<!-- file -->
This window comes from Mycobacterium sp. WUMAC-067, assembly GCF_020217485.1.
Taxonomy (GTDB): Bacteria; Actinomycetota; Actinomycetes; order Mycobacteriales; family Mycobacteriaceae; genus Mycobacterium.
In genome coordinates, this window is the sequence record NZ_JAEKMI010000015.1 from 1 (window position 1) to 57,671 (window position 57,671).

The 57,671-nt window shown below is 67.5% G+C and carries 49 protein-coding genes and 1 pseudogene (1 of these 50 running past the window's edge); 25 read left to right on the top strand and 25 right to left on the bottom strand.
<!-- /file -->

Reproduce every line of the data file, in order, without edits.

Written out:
This window comes from Mycobacterium sp. WUMAC-067, assembly GCF_020217485.1.
Taxonomy (GTDB): Bacteria; Actinomycetota; Actinomycetes; order Mycobacteriales; family Mycobacteriaceae; genus Mycobacterium.
In genome coordinates, this window is the sequence record NZ_JAEKMI010000015.1 from 1 (window position 1) to 57,671 (window position 57,671).

The 57,671-nt window shown below is 67.5% G+C and carries 49 protein-coding genes and 1 pseudogene (1 of these 50 running past the window's edge); 25 read left to right on the top strand and 25 right to left on the bottom strand.